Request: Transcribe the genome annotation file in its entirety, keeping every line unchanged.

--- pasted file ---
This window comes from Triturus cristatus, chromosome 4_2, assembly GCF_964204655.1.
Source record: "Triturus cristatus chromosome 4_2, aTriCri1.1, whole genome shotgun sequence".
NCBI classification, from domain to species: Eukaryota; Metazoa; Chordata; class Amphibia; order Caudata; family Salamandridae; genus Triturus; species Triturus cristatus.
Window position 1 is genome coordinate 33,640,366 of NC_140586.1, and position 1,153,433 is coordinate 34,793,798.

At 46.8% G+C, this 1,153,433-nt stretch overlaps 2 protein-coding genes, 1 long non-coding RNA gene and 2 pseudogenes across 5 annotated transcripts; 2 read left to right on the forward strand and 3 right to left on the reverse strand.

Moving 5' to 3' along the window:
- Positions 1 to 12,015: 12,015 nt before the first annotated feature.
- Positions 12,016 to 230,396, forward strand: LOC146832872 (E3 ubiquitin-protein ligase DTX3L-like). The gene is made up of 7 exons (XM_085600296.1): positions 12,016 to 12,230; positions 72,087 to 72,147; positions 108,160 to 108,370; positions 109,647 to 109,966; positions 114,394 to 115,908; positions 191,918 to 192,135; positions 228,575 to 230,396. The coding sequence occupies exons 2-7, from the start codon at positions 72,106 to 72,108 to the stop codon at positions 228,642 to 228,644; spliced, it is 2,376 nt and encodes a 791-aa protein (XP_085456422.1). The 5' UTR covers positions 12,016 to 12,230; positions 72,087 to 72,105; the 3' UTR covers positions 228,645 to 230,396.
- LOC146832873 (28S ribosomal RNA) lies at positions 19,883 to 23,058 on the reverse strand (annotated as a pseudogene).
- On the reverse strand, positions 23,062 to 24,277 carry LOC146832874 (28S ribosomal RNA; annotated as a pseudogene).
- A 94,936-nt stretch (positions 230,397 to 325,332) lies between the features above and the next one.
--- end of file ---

This window comes from Triturus cristatus, chromosome 4_2, assembly GCF_964204655.1.
Source record: "Triturus cristatus chromosome 4_2, aTriCri1.1, whole genome shotgun sequence".
NCBI classification, from domain to species: Eukaryota; Metazoa; Chordata; class Amphibia; order Caudata; family Salamandridae; genus Triturus; species Triturus cristatus.
Window position 1 is genome coordinate 33,640,366 of NC_140586.1, and position 1,153,433 is coordinate 34,793,798.

At 46.8% G+C, this 1,153,433-nt stretch overlaps 2 protein-coding genes, 1 long non-coding RNA gene and 2 pseudogenes across 5 annotated transcripts; 2 read left to right on the forward strand and 3 right to left on the reverse strand.

Moving 5' to 3' along the window:
- Positions 1 to 12,015: 12,015 nt before the first annotated feature.
- Positions 12,016 to 230,396, forward strand: LOC146832872 (E3 ubiquitin-protein ligase DTX3L-like). The gene is made up of 7 exons (XM_085600296.1): positions 12,016 to 12,230; positions 72,087 to 72,147; positions 108,160 to 108,370; positions 109,647 to 109,966; positions 114,394 to 115,908; positions 191,918 to 192,135; positions 228,575 to 230,396. The coding sequence occupies exons 2-7, from the start codon at positions 72,106 to 72,108 to the stop codon at positions 228,642 to 228,644; spliced, it is 2,376 nt and encodes a 791-aa protein (XP_085456422.1). The 5' UTR covers positions 12,016 to 12,230; positions 72,087 to 72,105; the 3' UTR covers positions 228,645 to 230,396.
- LOC146832873 (28S ribosomal RNA) lies at positions 19,883 to 23,058 on the reverse strand (annotated as a pseudogene).
- On the reverse strand, positions 23,062 to 24,277 carry LOC146832874 (28S ribosomal RNA; annotated as a pseudogene).
- A 94,936-nt stretch (positions 230,397 to 325,332) lies between the features above and the next one.